Tips on How to Talk to Your Teen About Driving Safety
Are you nervous about talking to your teen about driving?
If so, here are some recommendations to get the wheels rolling.
13 to 14-year-olds
Believe it or not, the 13 to 14-year-old age range is the perfect time to start working on safe driving habits with your teen. That is, before teens even get behind the wheel, they need to first understand what it means to be a good passenger. Additionally, your 13 to 14-year-old is probably thrilled at the prospect of driving, so why not leverage their interest on the topic?
This is the time to set clear and specific boundaries about behavior in a vehicle. Below are some examples, but feel free to create rules that work for your family.
- Always wear a seatbelt
- Never distract the person driving
- Don't ever ride with a person who has been drinking or using drugs
- Don't ride with drivers who have too little experience
15 to 18-year-olds
Did you know that the first year of holding a driver's license is the riskiest ? Most teens experience a crash during the first year of holding a license. Furthermore, carrying three or more passengers under the age of 21 can quadruple your 16 to 17-year-old's fatality risk .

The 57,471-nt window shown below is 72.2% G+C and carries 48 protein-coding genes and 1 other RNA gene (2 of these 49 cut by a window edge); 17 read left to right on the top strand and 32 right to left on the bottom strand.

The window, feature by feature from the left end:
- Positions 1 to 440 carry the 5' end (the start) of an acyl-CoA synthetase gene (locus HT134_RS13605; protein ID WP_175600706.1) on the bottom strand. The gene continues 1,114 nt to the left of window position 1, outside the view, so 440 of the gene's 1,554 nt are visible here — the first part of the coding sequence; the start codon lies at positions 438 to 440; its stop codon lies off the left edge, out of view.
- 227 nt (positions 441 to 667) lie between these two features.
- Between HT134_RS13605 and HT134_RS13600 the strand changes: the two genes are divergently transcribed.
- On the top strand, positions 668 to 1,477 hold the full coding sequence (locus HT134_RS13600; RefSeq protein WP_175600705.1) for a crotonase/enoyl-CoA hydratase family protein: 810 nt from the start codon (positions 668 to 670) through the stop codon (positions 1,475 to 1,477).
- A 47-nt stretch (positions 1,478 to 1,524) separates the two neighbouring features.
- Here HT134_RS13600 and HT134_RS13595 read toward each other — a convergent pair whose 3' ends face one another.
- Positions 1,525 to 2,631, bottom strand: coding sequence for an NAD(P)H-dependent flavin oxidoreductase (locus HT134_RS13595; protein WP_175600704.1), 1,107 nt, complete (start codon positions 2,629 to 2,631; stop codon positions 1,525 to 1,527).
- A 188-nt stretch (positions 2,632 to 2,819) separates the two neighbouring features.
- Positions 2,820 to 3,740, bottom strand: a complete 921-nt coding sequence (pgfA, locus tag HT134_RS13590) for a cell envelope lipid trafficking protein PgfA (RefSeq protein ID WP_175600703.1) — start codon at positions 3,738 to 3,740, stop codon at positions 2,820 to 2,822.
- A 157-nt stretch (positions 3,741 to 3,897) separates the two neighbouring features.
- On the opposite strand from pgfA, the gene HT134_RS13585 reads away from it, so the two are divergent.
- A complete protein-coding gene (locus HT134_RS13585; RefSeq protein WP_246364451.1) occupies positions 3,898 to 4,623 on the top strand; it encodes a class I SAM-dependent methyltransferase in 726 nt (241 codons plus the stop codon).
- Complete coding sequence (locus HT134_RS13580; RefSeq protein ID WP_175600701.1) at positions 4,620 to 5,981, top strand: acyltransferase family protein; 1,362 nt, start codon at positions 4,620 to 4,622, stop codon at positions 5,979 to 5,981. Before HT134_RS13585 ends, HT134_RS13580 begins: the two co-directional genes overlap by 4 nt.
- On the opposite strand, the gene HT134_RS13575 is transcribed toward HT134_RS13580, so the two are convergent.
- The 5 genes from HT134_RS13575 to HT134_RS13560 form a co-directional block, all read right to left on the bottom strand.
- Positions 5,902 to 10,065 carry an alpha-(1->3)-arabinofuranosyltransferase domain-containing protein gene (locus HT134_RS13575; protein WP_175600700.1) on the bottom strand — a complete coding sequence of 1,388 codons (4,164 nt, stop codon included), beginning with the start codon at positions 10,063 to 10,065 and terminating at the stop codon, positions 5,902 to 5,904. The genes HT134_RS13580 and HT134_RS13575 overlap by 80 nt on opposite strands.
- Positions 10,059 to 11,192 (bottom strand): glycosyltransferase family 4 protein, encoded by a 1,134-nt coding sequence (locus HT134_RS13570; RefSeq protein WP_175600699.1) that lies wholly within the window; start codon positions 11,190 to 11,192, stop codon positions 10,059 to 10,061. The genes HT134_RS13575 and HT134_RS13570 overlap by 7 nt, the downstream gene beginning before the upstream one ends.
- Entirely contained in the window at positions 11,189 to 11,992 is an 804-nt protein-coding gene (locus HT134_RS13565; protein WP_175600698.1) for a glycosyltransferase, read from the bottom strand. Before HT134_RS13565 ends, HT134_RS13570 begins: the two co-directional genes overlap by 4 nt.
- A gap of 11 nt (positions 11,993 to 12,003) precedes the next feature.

So what's a parent to do?
The good news is that teens with involved parents are twice as likely to wear seat belts, and are half as likely to speed . Here are some tips on how to be involved and talk to your teen driver:
- Set an example: we have to walk the walk and not just talk the talk. It's one of the hardest rules to abide by.
- Gradually introduce new privileges, as it is OK to limit driving.
- Be careful when offering critique. New teen drivers feel very defensive about their skills. For every negative point you make, offer three positive points as well.
- Enforce limits and make sure the rules you set are realistic.
For questions about teen driving restrictions, including curfew, passenger count and more, please visit the Colorado Department of Transportation's website.
Watch Children's Hospital Colorado's senior psychologist Jeff Dolgan, Ph.D. give advice on how to best manage new teen drivers:
 Mayhew DR, Simpson HM, Pak A. Changes in Collision Rates Among Novice Drivers During the First Months of Driving. Accident Analysis and Prevention. 2003;35(No 5):683–691.
 AA Foundation, 2012, Teft, Williams, Graboski. Teen Risk in Relation to Age and Number of Passengers.
 Children’s Hospital of Philadelphia, 2009. Research Institute, National Young Driver Survey.